April 17, 2012

Prof. Lind's NPR Highlights

Government Professor Jennifer Lind took to the airwaves yesterday to promote her article in Foreign Affairs titled "Why North Korea Gets Away With It". Below are the highlights from her Op-Ed radio interview with NPR's Neal Conan, in which she offers rather astute, actionable insights into an ongoing foreign policy quandary of global importance.
  • The North Korean government censors all outside media in order to prevent citizens from ever possibly discover that they may have a better life without it. 
This conception of the North Korean people as ignorant to the point of being 'child-like' is one that North Korea seems to embrace. The jumping-up-and-down almost tantrum-like displays of grief displayed on Korean TV following KJI's death were not evidence of grown-up and mature society. In North Korean obituaries for the 'dear leader' and 'eternal president' North Korean media discussed the way KJI and KIS kept the people in a state of 'bliss, free of responsibility, as careless as children.'

Of course, a revolution cannot occur until a counter-factual to the status-quo is presented. As North Korea is basically free of the internet, outside information, and foreign trade, its people live in an Orwellian state where they lack even the vocabulary to form ideas against the government, let alone act on them.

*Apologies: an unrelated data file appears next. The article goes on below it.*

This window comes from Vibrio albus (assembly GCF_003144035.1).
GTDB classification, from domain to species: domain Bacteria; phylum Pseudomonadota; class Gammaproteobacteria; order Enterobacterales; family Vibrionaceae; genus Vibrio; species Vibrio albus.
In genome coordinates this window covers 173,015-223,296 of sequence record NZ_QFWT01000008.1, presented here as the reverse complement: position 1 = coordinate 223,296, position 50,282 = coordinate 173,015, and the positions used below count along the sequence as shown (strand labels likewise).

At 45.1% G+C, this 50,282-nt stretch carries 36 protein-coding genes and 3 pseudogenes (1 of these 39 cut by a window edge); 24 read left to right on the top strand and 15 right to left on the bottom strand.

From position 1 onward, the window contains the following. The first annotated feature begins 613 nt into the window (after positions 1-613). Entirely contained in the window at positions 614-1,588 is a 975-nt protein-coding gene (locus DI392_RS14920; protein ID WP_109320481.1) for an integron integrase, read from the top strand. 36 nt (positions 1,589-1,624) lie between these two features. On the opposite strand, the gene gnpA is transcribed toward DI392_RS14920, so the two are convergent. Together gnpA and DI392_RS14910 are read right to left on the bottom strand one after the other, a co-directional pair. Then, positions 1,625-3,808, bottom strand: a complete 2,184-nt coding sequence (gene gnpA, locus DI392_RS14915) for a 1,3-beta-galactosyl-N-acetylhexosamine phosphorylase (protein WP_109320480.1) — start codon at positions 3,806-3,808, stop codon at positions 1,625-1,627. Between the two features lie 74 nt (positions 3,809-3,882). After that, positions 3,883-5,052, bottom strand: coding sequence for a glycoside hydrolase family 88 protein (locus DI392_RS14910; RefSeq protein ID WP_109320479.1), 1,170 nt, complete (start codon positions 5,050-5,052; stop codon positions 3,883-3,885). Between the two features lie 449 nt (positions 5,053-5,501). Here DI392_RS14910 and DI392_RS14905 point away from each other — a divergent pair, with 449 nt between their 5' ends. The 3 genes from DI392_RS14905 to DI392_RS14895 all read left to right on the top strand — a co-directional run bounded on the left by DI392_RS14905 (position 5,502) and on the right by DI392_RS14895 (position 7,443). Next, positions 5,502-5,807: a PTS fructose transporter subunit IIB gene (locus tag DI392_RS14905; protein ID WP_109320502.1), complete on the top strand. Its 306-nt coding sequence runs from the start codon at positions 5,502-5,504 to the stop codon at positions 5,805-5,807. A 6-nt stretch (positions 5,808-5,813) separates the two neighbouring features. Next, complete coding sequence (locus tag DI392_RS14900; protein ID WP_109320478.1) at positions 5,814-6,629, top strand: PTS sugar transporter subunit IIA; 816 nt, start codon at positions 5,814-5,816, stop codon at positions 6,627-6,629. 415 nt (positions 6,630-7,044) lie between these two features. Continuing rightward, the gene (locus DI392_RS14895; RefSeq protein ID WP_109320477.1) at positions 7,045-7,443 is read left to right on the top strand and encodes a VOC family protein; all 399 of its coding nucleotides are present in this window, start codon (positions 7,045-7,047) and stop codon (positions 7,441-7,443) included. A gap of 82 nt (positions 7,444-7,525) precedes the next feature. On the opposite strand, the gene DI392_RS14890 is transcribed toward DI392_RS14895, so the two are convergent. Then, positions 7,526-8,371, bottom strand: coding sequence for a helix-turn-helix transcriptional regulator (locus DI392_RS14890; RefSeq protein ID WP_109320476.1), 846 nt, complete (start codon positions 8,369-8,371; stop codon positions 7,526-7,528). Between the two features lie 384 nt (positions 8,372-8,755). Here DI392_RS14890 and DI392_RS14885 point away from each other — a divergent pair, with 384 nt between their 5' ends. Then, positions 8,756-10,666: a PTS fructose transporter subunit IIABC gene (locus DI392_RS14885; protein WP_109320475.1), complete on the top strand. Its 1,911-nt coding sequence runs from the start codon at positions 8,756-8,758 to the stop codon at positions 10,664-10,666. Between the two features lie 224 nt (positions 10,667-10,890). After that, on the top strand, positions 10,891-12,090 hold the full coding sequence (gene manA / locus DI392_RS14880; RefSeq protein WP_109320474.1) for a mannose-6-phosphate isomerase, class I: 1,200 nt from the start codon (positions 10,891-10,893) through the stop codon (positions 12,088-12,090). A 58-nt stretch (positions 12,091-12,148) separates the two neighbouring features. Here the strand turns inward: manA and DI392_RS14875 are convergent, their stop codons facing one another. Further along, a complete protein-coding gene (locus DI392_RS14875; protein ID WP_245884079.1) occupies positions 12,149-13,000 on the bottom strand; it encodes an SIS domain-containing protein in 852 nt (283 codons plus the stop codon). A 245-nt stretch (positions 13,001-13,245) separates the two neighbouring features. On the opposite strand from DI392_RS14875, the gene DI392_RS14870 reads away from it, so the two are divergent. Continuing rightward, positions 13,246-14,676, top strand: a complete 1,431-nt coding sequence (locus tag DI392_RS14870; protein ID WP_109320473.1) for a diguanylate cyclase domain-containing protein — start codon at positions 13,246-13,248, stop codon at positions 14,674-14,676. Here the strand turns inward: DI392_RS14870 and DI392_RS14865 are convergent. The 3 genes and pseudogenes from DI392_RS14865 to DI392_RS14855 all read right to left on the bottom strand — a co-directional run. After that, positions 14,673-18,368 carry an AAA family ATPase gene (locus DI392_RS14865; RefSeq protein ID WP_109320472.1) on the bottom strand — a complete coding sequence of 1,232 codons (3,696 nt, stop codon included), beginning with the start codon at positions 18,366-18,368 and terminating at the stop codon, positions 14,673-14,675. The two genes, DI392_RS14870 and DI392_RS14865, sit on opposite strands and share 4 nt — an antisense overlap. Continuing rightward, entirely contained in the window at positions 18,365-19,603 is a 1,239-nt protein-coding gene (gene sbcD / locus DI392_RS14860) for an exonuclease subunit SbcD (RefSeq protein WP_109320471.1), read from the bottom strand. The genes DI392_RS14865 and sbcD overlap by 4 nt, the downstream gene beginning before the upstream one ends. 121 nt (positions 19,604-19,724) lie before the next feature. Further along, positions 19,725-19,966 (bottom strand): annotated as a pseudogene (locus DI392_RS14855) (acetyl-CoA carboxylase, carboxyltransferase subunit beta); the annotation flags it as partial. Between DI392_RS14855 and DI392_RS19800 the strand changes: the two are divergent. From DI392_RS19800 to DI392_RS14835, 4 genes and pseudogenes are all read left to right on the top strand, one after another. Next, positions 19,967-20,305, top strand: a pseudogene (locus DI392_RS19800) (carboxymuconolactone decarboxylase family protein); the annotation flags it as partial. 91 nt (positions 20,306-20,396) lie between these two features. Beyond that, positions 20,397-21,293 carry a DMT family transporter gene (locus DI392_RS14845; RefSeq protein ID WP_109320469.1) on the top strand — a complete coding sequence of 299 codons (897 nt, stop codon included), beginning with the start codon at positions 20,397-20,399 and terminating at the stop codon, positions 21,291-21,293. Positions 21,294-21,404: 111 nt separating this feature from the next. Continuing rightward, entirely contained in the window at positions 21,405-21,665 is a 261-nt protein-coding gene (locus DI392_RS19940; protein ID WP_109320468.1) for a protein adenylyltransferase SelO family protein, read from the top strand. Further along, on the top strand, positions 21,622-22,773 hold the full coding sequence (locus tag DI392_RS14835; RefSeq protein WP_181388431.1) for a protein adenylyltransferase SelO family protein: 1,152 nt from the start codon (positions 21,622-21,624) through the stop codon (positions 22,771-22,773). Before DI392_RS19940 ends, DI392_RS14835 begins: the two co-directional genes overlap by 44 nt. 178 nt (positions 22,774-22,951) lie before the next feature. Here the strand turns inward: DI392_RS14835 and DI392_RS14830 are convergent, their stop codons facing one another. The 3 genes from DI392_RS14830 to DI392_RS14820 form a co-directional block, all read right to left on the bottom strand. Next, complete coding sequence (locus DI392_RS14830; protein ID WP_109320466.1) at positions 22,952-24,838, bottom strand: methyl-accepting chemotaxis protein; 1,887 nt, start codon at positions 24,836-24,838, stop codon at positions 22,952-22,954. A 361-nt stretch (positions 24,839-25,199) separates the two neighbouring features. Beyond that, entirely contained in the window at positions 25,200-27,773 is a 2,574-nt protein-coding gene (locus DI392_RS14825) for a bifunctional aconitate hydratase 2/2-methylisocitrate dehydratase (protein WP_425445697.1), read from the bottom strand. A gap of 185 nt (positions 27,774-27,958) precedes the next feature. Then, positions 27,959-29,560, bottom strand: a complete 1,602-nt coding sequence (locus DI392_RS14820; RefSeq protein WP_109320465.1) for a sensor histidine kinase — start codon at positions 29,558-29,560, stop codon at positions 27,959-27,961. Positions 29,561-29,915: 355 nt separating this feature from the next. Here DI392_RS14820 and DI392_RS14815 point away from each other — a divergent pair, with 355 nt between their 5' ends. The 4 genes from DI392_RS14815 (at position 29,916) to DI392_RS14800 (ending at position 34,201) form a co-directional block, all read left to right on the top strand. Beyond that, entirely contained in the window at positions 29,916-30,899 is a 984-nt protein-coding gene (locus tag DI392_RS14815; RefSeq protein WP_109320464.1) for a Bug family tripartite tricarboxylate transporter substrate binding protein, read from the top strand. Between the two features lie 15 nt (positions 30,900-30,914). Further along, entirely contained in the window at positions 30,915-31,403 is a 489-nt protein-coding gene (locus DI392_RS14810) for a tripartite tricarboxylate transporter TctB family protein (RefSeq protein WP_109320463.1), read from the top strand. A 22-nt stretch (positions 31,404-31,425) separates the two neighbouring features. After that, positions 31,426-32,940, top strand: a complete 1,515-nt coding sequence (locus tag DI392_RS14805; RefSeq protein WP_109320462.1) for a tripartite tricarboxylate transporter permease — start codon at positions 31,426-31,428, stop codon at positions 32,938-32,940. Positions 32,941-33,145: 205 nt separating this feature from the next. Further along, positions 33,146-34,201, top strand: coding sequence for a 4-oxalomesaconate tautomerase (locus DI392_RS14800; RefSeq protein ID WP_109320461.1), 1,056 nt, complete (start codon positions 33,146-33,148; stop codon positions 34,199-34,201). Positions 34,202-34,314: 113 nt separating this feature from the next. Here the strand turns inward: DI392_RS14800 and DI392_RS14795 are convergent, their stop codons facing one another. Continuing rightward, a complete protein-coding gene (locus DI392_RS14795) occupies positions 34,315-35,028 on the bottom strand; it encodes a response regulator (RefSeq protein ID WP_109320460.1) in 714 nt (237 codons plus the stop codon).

• Removing food aid would not help regime change. 
North Korea continues to enjoy the support of one neighbor, China, who will continue to back North Korea so long as it proves strategically useful in both buffering South Korea (and the American troops there stationed) and adding a 'wild card' element to PACOM geopolitics. Further, China doesn't want (1), in Lind's words, a "Korea-stan" that might break away its lands immediately adjacent to the Korean Peninsula, in the event of reunification, or (2), as Lind points out to me, a search for loose nukes in a reunified Korea with Chinese troops from the north brushing past US/ROK troops from the South. Even if China were to cut off aid and North Korea was left without food aid, the DPRK has already survived famines lasting decades that killed millions and could seemingly do it again without risk of government collapse.
  • North Korea is a very weak country and even though we will win a war with them, we don’t want to fight it.
Seoul, located just 30 miles from the DMZ, will be heavily damaged in the early hours of fighting. Lind argues that it will not be obliterated as once the shelling begins, the positions of the ground artillery will be discovered and immediately bombed into dust by superior South Korean air power. Still, many thousand civilians would die and I wouldn't want to be there for it.

1 comment:

  1. Anonymous10:09 PM

    I really like the second comic--hopefully China can continue to "manage" North Korea, as I'm afraid North Korea might do something drastic if China wasn't there to support/keep an eye on it.